Theatre Wesleyan is putting on a show. But not just any show. During these times of social distancing the theater crew at Texas Wesleyan decided retro was the way to go with Vintage Hitchcock: A Live Radio Play.
The show brings the classic films of early Hitchcock to life in the style of a 1940s radio broadcast– complete with sound effects and vintage commercials.
To make it even more old school, the production is being presented as a drive-in. Patrons pull into a parking lot and view the show from their car.
They’ll be able to listen via their car radio just like you would at an old-fashioned drive in.
“The show takes two of Hitchcock’s earlier films–The Lodger and Sabotage–and it turns them into a double feature of sorts in the form of live radio play,” said Jacob Sanchez, Theater Business Manager at Texas Wesleyan University. “Performing the show outdoors, drive-in style, ensures the safety of our faculty, staff, students and the audience.”
Sanchez says it was around mid-summer when Theatre Wesleyan starting delving into what would be possible to produce for the upcoming fall season. Radio plays were appealing because of the minimal staging involved and because both actors and the audience could be socially distanced.
“Vintage Hitchcock was something that stood out based on the seasonal fall slot we wanted to put it in. Also, it’s a period piece we thought we should expose our actors to,” Sanchez said. “It’s a unique radio play style that involves a live theatrical performance.”
Upcoming productions for Theatre Wesleyan’s Six Plays At Six Feet series will take place as in-person performances on the Texas Wesleyan campus. They will also be offered as virtual productions for those who prefer an option for social distancing.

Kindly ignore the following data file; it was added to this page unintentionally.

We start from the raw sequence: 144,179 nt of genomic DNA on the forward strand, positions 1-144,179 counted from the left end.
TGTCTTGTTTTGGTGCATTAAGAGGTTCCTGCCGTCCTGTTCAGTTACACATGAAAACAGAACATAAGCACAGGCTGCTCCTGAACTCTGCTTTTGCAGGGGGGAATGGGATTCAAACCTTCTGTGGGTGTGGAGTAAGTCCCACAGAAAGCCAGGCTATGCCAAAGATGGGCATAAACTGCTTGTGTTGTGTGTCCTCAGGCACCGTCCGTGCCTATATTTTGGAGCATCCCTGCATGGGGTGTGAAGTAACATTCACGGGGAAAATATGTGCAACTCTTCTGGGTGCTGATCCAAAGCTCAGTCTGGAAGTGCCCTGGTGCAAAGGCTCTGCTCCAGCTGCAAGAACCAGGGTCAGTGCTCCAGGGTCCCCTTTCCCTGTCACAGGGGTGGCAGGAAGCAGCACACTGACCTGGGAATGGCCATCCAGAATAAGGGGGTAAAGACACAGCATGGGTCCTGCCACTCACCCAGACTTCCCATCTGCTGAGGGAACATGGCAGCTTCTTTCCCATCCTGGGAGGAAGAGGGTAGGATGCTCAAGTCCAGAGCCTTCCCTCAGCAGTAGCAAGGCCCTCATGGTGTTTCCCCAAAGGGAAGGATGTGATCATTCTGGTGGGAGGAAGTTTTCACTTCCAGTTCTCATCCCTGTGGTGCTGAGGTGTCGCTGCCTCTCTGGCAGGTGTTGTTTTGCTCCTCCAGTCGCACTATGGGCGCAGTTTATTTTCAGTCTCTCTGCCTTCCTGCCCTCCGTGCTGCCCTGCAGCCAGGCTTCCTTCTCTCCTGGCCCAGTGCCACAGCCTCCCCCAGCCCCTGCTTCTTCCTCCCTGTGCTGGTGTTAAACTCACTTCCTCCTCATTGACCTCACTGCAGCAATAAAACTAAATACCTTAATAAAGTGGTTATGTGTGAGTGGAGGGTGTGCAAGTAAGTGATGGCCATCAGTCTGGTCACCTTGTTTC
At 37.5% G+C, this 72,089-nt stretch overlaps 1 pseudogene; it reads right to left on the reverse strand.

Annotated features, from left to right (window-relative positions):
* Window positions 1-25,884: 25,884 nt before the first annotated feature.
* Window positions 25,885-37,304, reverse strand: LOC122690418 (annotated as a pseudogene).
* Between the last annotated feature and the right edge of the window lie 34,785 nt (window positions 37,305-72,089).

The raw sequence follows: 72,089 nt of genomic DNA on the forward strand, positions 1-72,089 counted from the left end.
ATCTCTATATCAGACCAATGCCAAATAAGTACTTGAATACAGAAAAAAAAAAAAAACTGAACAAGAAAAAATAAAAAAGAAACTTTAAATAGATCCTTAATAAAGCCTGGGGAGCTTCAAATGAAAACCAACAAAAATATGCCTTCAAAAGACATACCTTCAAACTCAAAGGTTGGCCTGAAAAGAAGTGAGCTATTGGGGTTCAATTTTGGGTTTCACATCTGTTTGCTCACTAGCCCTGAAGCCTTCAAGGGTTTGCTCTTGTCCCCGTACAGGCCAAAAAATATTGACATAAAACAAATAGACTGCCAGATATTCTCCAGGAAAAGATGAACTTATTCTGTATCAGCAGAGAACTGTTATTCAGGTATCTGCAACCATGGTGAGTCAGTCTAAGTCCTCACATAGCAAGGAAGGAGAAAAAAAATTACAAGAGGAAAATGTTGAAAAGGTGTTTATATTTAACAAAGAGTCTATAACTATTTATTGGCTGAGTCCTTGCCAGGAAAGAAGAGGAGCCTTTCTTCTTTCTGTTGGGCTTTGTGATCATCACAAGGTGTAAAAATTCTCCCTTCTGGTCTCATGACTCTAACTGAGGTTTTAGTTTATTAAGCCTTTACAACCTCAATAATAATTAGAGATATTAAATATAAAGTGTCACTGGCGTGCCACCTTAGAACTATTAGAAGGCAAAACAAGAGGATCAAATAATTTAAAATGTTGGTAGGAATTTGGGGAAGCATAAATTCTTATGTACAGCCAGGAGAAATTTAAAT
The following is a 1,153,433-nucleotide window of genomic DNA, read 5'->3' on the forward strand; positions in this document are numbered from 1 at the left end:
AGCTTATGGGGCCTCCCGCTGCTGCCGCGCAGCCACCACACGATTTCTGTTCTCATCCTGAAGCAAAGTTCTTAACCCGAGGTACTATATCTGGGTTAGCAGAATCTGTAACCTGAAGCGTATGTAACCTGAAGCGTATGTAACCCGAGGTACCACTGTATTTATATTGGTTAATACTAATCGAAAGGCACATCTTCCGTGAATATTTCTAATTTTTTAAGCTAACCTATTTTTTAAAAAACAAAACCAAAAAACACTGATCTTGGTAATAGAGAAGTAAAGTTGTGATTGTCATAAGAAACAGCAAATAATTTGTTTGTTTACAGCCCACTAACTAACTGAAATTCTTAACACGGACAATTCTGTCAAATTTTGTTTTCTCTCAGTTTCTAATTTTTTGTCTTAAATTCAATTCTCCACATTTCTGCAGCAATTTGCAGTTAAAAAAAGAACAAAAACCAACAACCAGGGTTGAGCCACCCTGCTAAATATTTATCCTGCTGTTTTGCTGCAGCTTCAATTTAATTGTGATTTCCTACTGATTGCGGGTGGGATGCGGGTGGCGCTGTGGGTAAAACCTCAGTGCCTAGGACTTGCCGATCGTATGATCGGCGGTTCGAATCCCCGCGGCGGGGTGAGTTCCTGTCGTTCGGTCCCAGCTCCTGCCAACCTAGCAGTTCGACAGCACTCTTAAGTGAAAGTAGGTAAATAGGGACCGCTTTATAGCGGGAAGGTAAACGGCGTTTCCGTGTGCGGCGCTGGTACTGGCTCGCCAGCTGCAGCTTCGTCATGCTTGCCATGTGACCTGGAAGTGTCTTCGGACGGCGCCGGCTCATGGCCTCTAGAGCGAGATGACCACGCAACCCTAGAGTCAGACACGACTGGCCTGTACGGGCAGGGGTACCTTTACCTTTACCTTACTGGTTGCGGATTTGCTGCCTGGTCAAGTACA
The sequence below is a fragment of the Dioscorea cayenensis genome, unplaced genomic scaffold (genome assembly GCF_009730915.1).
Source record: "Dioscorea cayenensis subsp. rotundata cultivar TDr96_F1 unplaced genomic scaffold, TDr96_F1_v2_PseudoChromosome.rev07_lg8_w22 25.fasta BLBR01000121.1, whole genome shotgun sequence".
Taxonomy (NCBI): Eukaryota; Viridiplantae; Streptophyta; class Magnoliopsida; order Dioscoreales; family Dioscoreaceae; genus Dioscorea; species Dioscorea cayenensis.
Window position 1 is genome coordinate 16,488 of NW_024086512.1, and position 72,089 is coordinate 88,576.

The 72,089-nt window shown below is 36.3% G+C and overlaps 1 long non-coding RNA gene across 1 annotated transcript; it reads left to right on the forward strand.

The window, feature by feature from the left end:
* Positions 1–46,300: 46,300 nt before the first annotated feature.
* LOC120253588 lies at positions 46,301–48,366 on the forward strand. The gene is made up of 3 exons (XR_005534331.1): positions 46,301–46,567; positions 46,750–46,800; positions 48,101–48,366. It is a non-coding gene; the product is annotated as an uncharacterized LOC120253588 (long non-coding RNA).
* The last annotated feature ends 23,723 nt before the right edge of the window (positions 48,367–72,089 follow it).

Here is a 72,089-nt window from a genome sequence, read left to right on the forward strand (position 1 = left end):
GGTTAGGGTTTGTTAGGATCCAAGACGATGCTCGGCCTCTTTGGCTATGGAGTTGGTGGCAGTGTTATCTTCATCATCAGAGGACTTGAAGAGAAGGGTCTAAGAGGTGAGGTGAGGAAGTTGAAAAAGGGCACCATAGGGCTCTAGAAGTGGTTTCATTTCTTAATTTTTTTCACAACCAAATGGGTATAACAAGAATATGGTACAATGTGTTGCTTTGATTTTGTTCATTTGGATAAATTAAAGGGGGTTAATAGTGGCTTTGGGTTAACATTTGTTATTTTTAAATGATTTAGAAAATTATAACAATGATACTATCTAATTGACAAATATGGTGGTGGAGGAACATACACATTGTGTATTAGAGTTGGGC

- Eurydice (Oct. 23-25) by MacArthur grant awardee Sarah Ruhl, is an adaption of the Orpheus and Eurydice myth.
- Gruesome Playground Injuries (Nov. 6-8) by Rajiv Joseph, the award-winning playwright and Pulitzer Prize finalist of Bengal Tiger at the Baghdad Zoo.
- Portraits In Black (Nov. 20-22) A collection of monologues on Black life written by Gus Edwards that reflects the modern African American experience.
Sanchez says Theatre Wesleyan is still talking about potential options for the spring semester, but he’s proud of what the group has been able to accomplish so far. He’s also happy to see that Texas Wesleyan isn’t the only university to adapt their performing arts programs.
“It’s great to see programs like ours and Theatre TCU, UNT and UT Arlington theater departments still doing their best to provide opportunities for the students who want to study this in a time where people would think that’s a limited option. We’ve done our best to try and provide unique experiences for our students to be able to learn and grow.”
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